‘Twas The Night Before Hanukkah is the best of this year’s annual crop of holiday records.  The record, which was released by the Idelsohn Society for Musical Preservation, is subtitled The Musical Battle Between Christmas and the Festival of Lights.  The catch is that this record is anything but a musical battle.  Rather, this record does exactly what music is said to do.  It’s a unifier.  It joins two distinctly different cultures through the medium of music.  On a side note, The Idelsohn Society for those who perhaps may not know was named for its namesake, musicologist Abraham Zevi Idelsohn.  Audiences can learn more about him and the Idelsohn Society’s website, http://idelsohnsociety.com/about-us/

‘Twas The Night Before Hanukkah is just the latest in a series of releases from the Idelsohn Society For Musical Preservation.  The compilation features thirty four tracks from across both the Jewish and Christian faiths.  Those songs celebrate, as the subtitle notes, both Christmas and the just ended annual celebration of Hanukkah.  What makes this double disc compilation even more interesting is that both the songs of the Jewish and Christian faiths are sung by both those in the Jewish community and those with Jewish roots.  Among some of the more notable of those artists are the likes of: Mel Torme, Benny Goodman, Lou Reed, The Ramones, Bob Dylan, and Herb Alpert just to name some.  Adding even more interest to this already worthwhile listen, the music presented by the variety of artists makes the record even more multi-cultural.  Some songs are standards, while others are more original, crossing the cultural borders of the music industry. 

All thirty-four tracks in this compilation present enjoyment thanks to their cultural variety.  One of the most enjoyable and interesting of the songs in this compilation comes not from the Christmas side, but from the Hanukkah side.  Gladys Gertwiz’s presentation of ‘A Chanukah Quiz’ is a wonderful starting point for young members of the Jewish community.  Gerwitz sings to her audiences of a “Hanukkah riddle” of sorts.  In reality, this song is a history lesson both of Hanukkah and of Jewish heritage.  She tells parts of the history, and leaves parts blank for listeners to answer (in song form) back.  It’s fun and creative.  On a completely different tangent, ‘Twas The Night Before Hanukkah also offers a Latin style holiday song in the form of ‘El Die de la Navidad.’  It’s one more example of just how multicultural this record is.  The upbeat sound alone makes this another enjoyable song.  Add to the danceable sound the lyrical holiday celebration and listeners get another enjoyable addition to this release.  It’s just one more of so many enjoyable songs included in a record that is simply put the best holiday record of the year.  The album is available in stores and online now.  It can be ordered online direct at the Idelsohn Society store at http://idelsohnsociety.com/store/albums/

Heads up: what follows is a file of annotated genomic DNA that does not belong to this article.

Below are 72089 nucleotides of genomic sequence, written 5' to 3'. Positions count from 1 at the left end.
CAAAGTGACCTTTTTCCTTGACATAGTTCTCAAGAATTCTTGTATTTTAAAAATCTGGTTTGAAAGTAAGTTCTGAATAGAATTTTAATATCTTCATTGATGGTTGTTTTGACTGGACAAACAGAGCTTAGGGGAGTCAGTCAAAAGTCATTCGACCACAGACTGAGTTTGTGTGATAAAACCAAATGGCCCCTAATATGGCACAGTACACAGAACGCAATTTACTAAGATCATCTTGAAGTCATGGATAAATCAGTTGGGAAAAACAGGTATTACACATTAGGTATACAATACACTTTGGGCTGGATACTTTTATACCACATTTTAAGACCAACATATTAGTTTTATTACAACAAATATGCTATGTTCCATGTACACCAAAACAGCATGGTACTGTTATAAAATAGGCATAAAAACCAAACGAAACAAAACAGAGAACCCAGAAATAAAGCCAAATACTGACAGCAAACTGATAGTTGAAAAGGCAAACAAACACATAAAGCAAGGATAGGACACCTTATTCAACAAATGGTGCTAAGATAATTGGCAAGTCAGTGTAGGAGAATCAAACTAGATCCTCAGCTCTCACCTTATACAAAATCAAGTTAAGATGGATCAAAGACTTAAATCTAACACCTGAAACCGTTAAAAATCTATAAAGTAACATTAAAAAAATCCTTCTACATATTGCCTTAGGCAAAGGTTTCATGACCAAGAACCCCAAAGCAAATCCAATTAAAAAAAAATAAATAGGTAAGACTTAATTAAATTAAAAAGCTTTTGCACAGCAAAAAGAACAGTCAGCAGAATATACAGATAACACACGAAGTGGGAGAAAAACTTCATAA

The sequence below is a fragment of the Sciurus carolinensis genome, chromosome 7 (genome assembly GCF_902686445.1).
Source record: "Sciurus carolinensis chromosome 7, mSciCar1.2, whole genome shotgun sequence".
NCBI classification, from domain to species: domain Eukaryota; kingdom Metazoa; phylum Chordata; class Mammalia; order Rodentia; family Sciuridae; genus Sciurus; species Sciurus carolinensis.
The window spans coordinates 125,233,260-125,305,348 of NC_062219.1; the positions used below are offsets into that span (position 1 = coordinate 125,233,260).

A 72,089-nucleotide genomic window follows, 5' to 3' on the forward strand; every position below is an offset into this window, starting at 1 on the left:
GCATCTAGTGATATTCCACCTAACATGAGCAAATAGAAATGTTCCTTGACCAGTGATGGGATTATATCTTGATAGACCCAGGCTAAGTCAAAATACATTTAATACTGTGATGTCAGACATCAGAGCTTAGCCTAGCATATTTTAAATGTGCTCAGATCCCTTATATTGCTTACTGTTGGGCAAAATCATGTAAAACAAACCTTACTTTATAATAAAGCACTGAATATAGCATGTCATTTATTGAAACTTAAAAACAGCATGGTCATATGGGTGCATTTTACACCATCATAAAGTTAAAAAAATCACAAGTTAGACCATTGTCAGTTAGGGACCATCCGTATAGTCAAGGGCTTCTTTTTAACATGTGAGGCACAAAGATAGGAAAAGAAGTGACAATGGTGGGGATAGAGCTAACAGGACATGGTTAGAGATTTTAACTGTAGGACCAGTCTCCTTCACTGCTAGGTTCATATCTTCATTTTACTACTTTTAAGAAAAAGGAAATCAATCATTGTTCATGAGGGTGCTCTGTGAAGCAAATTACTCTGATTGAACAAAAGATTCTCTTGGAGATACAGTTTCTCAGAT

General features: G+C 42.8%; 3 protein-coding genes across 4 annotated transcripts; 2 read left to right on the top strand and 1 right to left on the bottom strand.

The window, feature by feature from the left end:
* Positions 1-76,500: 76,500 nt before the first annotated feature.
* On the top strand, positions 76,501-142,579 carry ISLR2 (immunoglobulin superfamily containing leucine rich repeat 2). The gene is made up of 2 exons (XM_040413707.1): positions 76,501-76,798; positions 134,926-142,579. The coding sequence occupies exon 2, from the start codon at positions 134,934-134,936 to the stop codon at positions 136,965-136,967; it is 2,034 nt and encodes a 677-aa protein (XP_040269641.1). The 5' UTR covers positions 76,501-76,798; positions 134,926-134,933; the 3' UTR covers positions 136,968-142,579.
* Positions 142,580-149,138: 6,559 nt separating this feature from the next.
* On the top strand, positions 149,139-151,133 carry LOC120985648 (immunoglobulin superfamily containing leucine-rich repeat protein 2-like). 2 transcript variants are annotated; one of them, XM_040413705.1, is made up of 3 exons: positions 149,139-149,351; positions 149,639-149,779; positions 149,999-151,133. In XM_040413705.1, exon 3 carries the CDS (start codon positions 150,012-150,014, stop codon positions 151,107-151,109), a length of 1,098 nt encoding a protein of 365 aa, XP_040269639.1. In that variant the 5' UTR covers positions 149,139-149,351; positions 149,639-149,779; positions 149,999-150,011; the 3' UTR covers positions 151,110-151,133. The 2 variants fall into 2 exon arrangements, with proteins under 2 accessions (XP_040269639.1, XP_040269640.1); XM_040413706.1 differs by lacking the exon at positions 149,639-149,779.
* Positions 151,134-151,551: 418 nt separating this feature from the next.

To keep up with the latest entertainment reviews and news, go online to http://www.facebook.com/philspicks and “Like” it or its companion page, http://www.facebook.com/pages/Reel-Reviews/381028148587141.  Fans can always keep up with the latest entertainment reviews and news in the Phil’s Picks blog at http://philspicks.wordpress.com.

Chacon’s Self-Titled LP A Solid Sophomore Effort

Courtesy: Pie Records/Kayos Productions

Folk/country artist Thom Chacon’s upcoming sophomore self-titled album is quite the listen.  Typically, the case with sophomore albums is that much like movie sequels, they rarely live up to the expectations created by the first opus.  That’s not the case with Thom Chacon.  His new album carries a similar feel to that of his 2010 Pie Records debut, Featherweight Fighter.  But it has an overall different sound.  Whereas Featherweight Fighter sounded like something that Pearl Jam front man Eddie Vedder would have crafted for a solo record, this new record shows more influence from the likes of Bob Dylan, Tom Petty, and even Bruce Springsteen to a lesser extent.

Chacon’s sophomore release carries the influence of Dylan, Springsteen, and Petty both musically and lyrically.  The album’s opener is proof of that.  ‘Innocent Man’ is an obviously Dylan influenced song all the way around.  Chacon sings mournfully about a man who has been wrongfully convicted of something he didn’t do.  He sings, “I swear on the lord, I’m an innocent man.”  Even when he becomes more defiant, singing, “You can all go to hell, I’m an innocent man”, his response is so subdued.  That subdued nature makes this a tragically beautiful song.  That being noted, it does the job setting the tone for what listeners can expect in this new release.